The Zuma Mission A Test for Multilateral Diplomacy
The newspaper reports on the mediation efforts in Libya by South African President Jacob Zuma could be neatly broken down between newspapers appearing in countries calling for Qaddafi's ouster and those representing countries that abstained on the UN Security Council resolution authorizing humanitarian intervention in Libya.
If one reads the report in Xinhua, the Chinese News Agency, or the Indian press, then Qaddafi had agreed to the African Union roadmap. If one read the Western press, then Zuma's mediation efforts were a failure because he has not persuaded Qaddafi to leave Libya.
This is essentially how the coalition views a deal. The best they have to offer Qaddafi is lawyers who will defend him before the International Criminal Court at The Hague. With the defection of 5 Libyan generals and 115 other ranking officers, the Russians apparently ready to cut their losses by declaring that Qaddafi has to go, and NATO introducing helicopters and bunker busting munitions, they feel that Qaddafi is on his last legs. The Zuma mission is at best a distraction and at worst an unwanted life preserver.
The West does not view the South African President as an honest broker, given the debts of his African National Congress to Qaddafi for the money he advanced them during their opposition to the apartheid regime in South Africa.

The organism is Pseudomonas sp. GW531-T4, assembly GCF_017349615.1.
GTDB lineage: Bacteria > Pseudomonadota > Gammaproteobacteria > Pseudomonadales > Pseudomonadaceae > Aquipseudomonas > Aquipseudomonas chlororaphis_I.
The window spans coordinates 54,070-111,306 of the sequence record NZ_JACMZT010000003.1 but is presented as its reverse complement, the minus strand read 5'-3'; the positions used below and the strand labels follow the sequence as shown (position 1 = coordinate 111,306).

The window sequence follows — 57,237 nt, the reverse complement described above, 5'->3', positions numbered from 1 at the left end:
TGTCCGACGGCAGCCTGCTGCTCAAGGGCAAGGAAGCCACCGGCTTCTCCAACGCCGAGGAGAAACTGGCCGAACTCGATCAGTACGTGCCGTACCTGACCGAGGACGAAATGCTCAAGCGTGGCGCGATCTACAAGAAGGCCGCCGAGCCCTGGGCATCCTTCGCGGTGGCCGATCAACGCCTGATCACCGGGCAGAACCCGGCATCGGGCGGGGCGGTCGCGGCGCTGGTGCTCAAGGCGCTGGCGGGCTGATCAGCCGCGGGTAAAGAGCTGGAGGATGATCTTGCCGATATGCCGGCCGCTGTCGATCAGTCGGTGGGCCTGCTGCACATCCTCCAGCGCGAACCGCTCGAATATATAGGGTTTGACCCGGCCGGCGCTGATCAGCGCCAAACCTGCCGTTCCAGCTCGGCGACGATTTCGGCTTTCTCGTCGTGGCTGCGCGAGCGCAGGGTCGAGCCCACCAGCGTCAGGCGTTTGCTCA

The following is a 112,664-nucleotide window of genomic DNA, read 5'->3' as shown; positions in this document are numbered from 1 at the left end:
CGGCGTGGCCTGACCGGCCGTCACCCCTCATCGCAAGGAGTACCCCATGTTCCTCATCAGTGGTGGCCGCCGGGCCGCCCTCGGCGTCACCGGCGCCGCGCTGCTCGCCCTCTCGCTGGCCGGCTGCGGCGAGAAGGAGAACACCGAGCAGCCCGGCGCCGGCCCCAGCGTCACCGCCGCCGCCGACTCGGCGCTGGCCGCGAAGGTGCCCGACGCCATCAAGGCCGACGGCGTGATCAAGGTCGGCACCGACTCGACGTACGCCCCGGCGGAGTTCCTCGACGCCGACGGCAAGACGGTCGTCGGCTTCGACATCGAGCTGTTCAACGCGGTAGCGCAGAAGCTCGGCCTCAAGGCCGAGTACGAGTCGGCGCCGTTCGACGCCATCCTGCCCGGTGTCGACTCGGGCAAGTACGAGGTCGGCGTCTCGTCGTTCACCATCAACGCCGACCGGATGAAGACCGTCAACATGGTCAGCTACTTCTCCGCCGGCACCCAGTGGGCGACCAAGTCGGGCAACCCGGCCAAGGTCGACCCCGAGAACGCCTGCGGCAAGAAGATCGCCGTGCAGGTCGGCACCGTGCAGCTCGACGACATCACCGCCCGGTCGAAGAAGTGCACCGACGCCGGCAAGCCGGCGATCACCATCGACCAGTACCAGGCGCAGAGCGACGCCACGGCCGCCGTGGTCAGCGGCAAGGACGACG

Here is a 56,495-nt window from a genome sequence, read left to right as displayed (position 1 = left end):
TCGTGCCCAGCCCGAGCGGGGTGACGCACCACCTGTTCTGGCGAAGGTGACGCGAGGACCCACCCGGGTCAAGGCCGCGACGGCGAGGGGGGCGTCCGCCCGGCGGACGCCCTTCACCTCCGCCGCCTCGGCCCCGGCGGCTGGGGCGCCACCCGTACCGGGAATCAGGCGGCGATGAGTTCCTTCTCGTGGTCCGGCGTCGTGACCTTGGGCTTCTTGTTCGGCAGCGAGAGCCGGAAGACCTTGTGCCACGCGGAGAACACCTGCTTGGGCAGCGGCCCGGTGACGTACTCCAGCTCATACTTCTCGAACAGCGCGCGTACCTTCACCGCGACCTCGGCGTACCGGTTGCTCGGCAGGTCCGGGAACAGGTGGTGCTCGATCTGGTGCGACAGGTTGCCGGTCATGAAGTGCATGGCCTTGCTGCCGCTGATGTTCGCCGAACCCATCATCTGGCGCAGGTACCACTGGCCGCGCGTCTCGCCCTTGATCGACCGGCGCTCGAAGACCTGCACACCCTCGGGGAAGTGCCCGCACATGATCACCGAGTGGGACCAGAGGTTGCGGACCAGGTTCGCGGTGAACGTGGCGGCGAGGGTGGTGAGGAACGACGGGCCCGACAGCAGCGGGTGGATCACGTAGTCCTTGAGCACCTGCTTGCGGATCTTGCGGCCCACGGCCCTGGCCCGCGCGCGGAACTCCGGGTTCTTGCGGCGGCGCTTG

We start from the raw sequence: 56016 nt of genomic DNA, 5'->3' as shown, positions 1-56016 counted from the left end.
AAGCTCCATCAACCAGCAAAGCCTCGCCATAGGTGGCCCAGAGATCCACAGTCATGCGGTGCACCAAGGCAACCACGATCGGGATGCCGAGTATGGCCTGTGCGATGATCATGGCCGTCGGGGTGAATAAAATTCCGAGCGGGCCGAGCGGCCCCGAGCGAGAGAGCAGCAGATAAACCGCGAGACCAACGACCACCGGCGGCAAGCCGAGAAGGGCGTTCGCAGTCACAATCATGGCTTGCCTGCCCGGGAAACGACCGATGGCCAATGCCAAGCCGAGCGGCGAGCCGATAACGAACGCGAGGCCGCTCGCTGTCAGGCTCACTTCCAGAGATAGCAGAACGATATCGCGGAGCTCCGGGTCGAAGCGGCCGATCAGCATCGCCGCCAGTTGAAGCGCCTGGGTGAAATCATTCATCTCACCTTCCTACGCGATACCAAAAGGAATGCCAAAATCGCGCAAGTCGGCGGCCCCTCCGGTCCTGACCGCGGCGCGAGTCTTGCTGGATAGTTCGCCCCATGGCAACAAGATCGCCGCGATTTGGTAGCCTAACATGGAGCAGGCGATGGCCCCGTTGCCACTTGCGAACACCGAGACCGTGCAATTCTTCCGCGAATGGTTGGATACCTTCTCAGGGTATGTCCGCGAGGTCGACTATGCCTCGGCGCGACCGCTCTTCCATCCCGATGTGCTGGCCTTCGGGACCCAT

Zuma did appear to throw Qaddafi a lifeline. According to the South African leader, Qaddafi "confirmed that he's ready to implement the decision of the African Union. There must be a cease-fire, which is unconditional. That includes bombing by NATO coming to an end. A cease-fire must include everyone."
It will be interesting to watch the Obama administration react to Zuma. Jacob Zuma not only represents South Africa, but also the African Union and he is a member of the BRICS (Brazil, Russia, India, China and South Africa) block. Ideally the United States if it chose to stricltly adhere to a multilateral policy, would like regional organizations to police their territory, sparing the United States and NATO costly interventions.
These regional organizations, precisely because they are nonaligned, can offer a face-saving solution for the major powers in the same way that the United Nations was occasionally successful during the Cold War, if neither the United States nor the Soviet Union wanted to be engaged.
Claiming Qaddafi's scalp to go along with Osama bin Laden's may prove be too strong a temptation for the Obama administration. It could then go to the voters with proof that "smart power" works and that the United States had judiciously calibrated the use of force in Libya to secure the desired outcome.